Miriam: Envy, suspicion await common bets

Posted at 09/28/2012 2:19 PM

MANILA, Philippines - Here's a tip from Sen. Miriam Defensor Santiago: Expect envy, suspicion and not much support during the campaign if you're a common candidate of both the administration and opposition tickets.

Santiago was guest speaker at a business forum sponsored by the Banco De Oro at Bacolod City, on September 28.

Santiago said that if a senator in one ticket is adopted as a common candidate by the other ticket, usually the reaction of the other candidates in both tickets is envy and suspicion.

"In every election, the basic problem is how to convince every senator in the ticket to campaign for the whole ticket. Usually, a senatoriable ends up campaigning only for himself or his special friends," she said.

At least 2 senatorial bets are being eyed as possible common candidates in next year's polls: Sen. Francis Escudero and MTRCB Chairwoman Grace Poe.

Both have expressed appreciation for the support coming from the administration Liberal Party coalition and the United Nationalist Alliance.

Santiago said that in the last senatorial election, she filed her certificate of candidacy under her own People's Reform Party. At the same time, she was the common candidate of the Nacionalista Party under Sen. Manny Villar, the Pwersa ng Masang Pilipino under former Pres. Joseph Estrada, and the Lakas-Kampi-CMD Party under former President Gloria Arroyo.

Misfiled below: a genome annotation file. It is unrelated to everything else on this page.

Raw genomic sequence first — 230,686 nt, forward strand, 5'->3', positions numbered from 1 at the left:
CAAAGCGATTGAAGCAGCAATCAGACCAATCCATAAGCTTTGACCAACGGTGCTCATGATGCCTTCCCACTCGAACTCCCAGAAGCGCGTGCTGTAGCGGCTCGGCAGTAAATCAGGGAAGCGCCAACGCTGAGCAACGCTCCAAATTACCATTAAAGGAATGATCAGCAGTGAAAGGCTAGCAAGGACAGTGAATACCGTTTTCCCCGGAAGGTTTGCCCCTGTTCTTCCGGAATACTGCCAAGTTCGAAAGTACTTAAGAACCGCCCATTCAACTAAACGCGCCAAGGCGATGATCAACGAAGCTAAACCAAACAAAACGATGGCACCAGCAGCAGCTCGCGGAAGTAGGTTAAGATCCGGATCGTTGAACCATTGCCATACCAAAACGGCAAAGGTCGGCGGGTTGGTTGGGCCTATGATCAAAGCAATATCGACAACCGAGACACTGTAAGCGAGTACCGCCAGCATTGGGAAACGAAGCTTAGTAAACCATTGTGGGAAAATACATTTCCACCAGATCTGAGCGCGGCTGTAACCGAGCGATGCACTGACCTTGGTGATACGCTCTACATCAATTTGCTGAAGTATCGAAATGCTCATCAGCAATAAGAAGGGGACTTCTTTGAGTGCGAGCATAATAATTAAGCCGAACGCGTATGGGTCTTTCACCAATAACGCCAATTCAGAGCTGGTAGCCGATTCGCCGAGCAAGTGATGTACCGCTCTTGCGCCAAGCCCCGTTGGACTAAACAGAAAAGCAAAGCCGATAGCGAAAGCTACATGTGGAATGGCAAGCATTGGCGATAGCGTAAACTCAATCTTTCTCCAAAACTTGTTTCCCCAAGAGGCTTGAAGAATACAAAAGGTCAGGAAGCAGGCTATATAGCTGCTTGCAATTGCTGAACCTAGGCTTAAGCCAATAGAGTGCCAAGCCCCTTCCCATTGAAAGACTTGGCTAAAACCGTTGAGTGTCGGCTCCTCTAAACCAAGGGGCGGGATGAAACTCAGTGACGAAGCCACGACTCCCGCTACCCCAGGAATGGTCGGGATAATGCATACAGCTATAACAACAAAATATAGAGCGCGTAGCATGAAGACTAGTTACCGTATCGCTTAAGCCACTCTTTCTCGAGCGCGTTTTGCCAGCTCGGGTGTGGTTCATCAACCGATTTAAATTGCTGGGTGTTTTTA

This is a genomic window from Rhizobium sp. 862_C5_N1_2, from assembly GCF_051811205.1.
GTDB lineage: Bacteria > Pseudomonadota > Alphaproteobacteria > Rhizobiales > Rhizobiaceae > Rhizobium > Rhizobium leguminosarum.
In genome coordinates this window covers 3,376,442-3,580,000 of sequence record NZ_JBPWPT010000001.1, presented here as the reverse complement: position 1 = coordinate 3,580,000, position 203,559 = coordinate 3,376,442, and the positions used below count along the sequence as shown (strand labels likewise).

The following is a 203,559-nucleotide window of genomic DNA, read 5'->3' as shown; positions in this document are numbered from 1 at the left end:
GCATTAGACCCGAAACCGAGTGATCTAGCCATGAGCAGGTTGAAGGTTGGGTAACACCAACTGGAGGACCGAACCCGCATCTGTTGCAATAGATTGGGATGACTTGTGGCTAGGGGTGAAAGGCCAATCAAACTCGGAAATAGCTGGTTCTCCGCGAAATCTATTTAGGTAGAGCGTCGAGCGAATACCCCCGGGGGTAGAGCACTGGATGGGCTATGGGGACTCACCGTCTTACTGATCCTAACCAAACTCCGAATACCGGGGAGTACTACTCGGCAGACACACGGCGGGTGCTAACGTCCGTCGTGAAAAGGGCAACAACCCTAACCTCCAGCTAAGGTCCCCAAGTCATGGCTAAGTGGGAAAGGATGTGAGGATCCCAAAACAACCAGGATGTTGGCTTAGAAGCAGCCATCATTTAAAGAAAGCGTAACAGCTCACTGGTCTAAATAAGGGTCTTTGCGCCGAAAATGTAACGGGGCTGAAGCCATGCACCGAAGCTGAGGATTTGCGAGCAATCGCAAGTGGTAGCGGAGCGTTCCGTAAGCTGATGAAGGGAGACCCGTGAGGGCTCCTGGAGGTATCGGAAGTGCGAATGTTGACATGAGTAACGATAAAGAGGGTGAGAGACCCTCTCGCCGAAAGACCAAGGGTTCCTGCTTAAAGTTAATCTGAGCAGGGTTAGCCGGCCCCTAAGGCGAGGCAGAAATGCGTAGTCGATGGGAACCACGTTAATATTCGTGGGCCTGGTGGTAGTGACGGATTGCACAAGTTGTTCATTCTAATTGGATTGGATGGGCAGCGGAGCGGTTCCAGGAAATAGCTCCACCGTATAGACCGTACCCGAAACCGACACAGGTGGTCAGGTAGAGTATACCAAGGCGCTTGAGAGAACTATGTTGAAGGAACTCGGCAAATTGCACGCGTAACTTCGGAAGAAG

"The phenomenon of common candidates might indicate that the surveys rule the campaign. If a senatoriable does not rank high in the surveys, he is likely to be dropped and replaced with someone who is among the top 12 candidates," she said.

"In addition, the phenomenon of common candidates might be an indication that the public believes that the present crop of candidates do not leave up to the expectations of the electorate, such as academic and professional excellence," she added.

The senator said that the country might be at a transition period, and the old senators are considered overstaying, while the young senators are considered immature or incompetent.

"This gap between political generations seems to be the product of social media, which is now filtering down to the masses. People are no longer content with the old, but are not impressed by the young," she said.